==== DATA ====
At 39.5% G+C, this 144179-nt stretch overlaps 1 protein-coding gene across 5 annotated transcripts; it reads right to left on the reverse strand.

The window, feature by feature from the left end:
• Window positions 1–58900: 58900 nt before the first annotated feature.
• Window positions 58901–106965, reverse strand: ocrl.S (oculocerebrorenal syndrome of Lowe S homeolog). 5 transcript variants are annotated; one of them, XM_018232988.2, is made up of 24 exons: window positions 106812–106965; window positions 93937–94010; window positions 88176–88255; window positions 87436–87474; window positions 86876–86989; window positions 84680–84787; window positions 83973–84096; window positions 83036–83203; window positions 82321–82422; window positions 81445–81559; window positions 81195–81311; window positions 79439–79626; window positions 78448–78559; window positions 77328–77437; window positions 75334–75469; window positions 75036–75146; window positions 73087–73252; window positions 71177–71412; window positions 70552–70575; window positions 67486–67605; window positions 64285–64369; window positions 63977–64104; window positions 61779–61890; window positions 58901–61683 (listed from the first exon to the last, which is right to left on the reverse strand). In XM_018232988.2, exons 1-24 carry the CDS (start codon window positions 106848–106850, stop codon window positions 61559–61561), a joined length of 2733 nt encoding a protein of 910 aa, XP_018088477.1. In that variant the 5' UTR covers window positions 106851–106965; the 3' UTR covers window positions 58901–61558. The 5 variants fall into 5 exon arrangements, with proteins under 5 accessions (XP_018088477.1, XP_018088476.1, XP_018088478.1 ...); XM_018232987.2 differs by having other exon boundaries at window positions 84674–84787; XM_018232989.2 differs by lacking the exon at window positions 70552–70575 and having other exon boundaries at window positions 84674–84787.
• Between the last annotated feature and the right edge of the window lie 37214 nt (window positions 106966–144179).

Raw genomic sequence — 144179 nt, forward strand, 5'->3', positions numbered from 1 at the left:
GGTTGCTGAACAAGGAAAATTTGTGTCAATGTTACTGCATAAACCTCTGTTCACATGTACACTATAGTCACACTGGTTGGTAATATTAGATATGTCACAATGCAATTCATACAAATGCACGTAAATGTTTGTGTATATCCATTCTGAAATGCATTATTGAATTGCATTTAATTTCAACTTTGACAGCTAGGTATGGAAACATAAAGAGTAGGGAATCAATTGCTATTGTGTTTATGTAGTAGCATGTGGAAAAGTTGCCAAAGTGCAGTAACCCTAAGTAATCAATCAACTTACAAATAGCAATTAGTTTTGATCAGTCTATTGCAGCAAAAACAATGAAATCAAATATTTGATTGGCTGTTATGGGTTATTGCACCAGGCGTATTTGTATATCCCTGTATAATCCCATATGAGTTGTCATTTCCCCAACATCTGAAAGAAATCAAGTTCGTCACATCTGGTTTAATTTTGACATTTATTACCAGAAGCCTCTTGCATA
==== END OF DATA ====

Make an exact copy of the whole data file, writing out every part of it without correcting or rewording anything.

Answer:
At 39.5% G+C, this 144179-nt stretch overlaps 1 protein-coding gene across 5 annotated transcripts; it reads right to left on the reverse strand.

The window, feature by feature from the left end:
• Window positions 1–58900: 58900 nt before the first annotated feature.
• Window positions 58901–106965, reverse strand: ocrl.S (oculocerebrorenal syndrome of Lowe S homeolog). 5 transcript variants are annotated; one of them, XM_018232988.2, is made up of 24 exons: window positions 106812–106965; window positions 93937–94010; window positions 88176–88255; window positions 87436–87474; window positions 86876–86989; window positions 84680–84787; window positions 83973–84096; window positions 83036–83203; window positions 82321–82422; window positions 81445–81559; window positions 81195–81311; window positions 79439–79626; window positions 78448–78559; window positions 77328–77437; window positions 75334–75469; window positions 75036–75146; window positions 73087–73252; window positions 71177–71412; window positions 70552–70575; window positions 67486–67605; window positions 64285–64369; window positions 63977–64104; window positions 61779–61890; window positions 58901–61683 (listed from the first exon to the last, which is right to left on the reverse strand). In XM_018232988.2, exons 1-24 carry the CDS (start codon window positions 106848–106850, stop codon window positions 61559–61561), a joined length of 2733 nt encoding a protein of 910 aa, XP_018088477.1. In that variant the 5' UTR covers window positions 106851–106965; the 3' UTR covers window positions 58901–61558. The 5 variants fall into 5 exon arrangements, with proteins under 5 accessions (XP_018088477.1, XP_018088476.1, XP_018088478.1 ...); XM_018232987.2 differs by having other exon boundaries at window positions 84674–84787; XM_018232989.2 differs by lacking the exon at window positions 70552–70575 and having other exon boundaries at window positions 84674–84787.
• Between the last annotated feature and the right edge of the window lie 37214 nt (window positions 106966–144179).

Raw genomic sequence — 144179 nt, forward strand, 5'->3', positions numbered from 1 at the left:
GGTTGCTGAACAAGGAAAATTTGTGTCAATGTTACTGCATAAACCTCTGTTCACATGTACACTATAGTCACACTGGTTGGTAATATTAGATATGTCACAATGCAATTCATACAAATGCACGTAAATGTTTGTGTATATCCATTCTGAAATGCATTATTGAATTGCATTTAATTTCAACTTTGACAGCTAGGTATGGAAACATAAAGAGTAGGGAATCAATTGCTATTGTGTTTATGTAGTAGCATGTGGAAAAGTTGCCAAAGTGCAGTAACCCTAAGTAATCAATCAACTTACAAATAGCAATTAGTTTTGATCAGTCTATTGCAGCAAAAACAATGAAATCAAATATTTGATTGGCTGTTATGGGTTATTGCACCAGGCGTATTTGTATATCCCTGTATAATCCCATATGAGTTGTCATTTCCCCAACATCTGAAAGAAATCAAGTTCGTCACATCTGGTTTAATTTTGACATTTATTACCAGAAGCCTCTTGCATA